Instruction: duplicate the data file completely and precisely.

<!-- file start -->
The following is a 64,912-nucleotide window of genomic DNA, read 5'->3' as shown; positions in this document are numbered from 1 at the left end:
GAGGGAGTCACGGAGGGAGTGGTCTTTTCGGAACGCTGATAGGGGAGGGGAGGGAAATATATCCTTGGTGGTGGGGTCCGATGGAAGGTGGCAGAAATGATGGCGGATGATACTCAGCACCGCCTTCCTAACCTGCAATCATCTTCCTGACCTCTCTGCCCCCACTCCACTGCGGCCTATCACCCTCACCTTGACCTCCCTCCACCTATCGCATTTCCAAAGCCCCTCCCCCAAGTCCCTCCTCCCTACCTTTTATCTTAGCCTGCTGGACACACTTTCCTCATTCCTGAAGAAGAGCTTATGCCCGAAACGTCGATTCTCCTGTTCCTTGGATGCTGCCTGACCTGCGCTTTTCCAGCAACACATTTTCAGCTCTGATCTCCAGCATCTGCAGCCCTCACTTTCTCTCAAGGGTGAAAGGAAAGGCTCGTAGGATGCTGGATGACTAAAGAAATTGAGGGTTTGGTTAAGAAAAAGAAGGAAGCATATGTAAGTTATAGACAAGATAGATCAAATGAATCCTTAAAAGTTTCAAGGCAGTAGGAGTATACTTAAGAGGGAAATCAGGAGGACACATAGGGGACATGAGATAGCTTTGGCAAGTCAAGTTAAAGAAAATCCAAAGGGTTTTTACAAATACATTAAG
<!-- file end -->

The following is a 64,912-nucleotide window of genomic DNA, read 5'->3' as shown; positions in this document are numbered from 1 at the left end:
GAGGGAGTCACGGAGGGAGTGGTCTTTTCGGAACGCTGATAGGGGAGGGGAGGGAAATATATCCTTGGTGGTGGGGTCCGATGGAAGGTGGCAGAAATGATGGCGGATGATACTCAGCACCGCCTTCCTAACCTGCAATCATCTTCCTGACCTCTCTGCCCCCACTCCACTGCGGCCTATCACCCTCACCTTGACCTCCCTCCACCTATCGCATTTCCAAAGCCCCTCCCCCAAGTCCCTCCTCCCTACCTTTTATCTTAGCCTGCTGGACACACTTTCCTCATTCCTGAAGAAGAGCTTATGCCCGAAACGTCGATTCTCCTGTTCCTTGGATGCTGCCTGACCTGCGCTTTTCCAGCAACACATTTTCAGCTCTGATCTCCAGCATCTGCAGCCCTCACTTTCTCTCAAGGGTGAAAGGAAAGGCTCGTAGGATGCTGGATGACTAAAGAAATTGAGGGTTTGGTTAAGAAAAAGAAGGAAGCATATGTAAGTTATAGACAAGATAGATCAAATGAATCCTTAAAAGTTTCAAGGCAGTAGGAGTATACTTAAGAGGGAAATCAGGAGGACACATAGGGGACATGAGATAGCTTTGGCAAGTCAAGTTAAAGAAAATCCAAAGGGTTTTTACAAATACATTAAG